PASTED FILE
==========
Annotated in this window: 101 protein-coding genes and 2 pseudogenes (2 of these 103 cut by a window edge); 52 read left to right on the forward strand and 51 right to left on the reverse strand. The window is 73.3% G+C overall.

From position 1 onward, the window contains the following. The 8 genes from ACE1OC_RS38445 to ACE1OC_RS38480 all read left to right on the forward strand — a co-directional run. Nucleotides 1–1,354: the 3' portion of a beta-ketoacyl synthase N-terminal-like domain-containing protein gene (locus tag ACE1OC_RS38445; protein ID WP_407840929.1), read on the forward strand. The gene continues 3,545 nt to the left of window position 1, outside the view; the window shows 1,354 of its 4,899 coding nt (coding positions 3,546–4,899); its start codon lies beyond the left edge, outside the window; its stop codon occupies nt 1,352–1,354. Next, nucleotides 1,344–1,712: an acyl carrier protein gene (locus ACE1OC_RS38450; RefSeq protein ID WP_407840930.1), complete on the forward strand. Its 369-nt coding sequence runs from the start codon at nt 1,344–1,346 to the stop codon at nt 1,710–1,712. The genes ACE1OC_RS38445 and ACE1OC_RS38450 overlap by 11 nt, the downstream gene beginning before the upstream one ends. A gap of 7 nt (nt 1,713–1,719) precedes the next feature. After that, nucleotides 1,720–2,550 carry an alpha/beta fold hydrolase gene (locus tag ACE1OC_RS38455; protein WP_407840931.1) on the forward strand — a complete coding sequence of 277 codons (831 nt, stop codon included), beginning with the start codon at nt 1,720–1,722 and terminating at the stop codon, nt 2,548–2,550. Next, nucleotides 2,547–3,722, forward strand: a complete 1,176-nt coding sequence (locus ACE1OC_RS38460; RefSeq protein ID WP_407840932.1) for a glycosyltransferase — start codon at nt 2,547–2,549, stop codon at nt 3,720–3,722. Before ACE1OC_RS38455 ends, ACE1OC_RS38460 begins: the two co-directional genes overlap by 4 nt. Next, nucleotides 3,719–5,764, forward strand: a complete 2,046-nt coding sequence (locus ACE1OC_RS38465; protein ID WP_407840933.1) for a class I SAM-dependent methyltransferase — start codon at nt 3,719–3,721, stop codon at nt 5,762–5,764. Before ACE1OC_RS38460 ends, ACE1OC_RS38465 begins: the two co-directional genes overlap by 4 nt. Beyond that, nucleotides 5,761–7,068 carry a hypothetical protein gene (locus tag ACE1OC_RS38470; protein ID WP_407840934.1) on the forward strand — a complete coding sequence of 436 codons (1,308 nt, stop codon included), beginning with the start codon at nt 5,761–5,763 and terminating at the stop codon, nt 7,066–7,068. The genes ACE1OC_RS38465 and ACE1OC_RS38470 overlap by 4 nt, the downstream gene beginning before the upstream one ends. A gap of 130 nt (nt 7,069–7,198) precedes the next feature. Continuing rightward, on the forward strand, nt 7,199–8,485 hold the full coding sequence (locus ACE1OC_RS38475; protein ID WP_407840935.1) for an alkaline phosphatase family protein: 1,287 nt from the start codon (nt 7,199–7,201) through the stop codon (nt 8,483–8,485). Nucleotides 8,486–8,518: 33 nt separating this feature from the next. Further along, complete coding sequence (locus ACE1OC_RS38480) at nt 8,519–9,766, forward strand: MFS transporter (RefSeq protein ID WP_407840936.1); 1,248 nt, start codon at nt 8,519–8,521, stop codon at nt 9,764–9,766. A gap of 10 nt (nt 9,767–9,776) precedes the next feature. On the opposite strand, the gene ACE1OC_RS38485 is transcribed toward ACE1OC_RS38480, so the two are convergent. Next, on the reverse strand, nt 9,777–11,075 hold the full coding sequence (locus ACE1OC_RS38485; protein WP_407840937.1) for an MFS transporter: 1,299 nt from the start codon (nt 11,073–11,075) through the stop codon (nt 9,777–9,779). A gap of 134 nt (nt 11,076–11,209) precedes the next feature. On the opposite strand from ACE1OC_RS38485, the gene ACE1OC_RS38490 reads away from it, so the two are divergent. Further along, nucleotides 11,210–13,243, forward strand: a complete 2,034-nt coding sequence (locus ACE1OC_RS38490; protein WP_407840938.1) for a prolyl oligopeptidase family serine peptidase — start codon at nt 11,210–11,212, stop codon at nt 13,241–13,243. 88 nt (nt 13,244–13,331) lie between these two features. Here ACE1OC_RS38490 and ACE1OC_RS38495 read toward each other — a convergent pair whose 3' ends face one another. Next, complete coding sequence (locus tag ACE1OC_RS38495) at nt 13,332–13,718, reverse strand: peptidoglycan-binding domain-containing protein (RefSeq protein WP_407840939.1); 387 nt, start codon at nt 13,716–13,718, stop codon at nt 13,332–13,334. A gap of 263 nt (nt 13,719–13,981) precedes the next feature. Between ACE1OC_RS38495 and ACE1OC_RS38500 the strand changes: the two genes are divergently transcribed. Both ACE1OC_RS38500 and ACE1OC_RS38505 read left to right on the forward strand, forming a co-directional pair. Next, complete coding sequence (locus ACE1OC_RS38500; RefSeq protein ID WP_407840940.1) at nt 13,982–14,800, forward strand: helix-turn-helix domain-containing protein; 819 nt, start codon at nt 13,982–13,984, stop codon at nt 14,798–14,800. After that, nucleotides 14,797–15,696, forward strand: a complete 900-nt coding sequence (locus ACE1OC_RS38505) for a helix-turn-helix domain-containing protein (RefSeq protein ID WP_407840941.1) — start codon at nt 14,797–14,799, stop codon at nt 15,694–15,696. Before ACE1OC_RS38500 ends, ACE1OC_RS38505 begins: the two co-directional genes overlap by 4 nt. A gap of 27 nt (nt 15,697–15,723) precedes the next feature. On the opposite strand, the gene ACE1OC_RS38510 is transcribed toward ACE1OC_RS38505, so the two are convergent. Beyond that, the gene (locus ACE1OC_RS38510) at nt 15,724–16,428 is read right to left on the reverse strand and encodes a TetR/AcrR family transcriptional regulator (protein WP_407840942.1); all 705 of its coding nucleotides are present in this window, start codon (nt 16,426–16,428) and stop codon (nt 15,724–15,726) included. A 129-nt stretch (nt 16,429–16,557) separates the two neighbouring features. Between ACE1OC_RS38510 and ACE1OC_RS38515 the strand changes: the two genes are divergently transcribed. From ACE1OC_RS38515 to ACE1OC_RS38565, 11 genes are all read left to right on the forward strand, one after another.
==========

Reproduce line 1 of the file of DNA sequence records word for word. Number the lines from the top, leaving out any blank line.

Annotated in this window: 101 protein-coding genes and 2 pseudogenes (2 of these 103 cut by a window edge); 52 read left to right on the forward strand and 51 right to left on the reverse strand. The window is 73.3% G+C overall.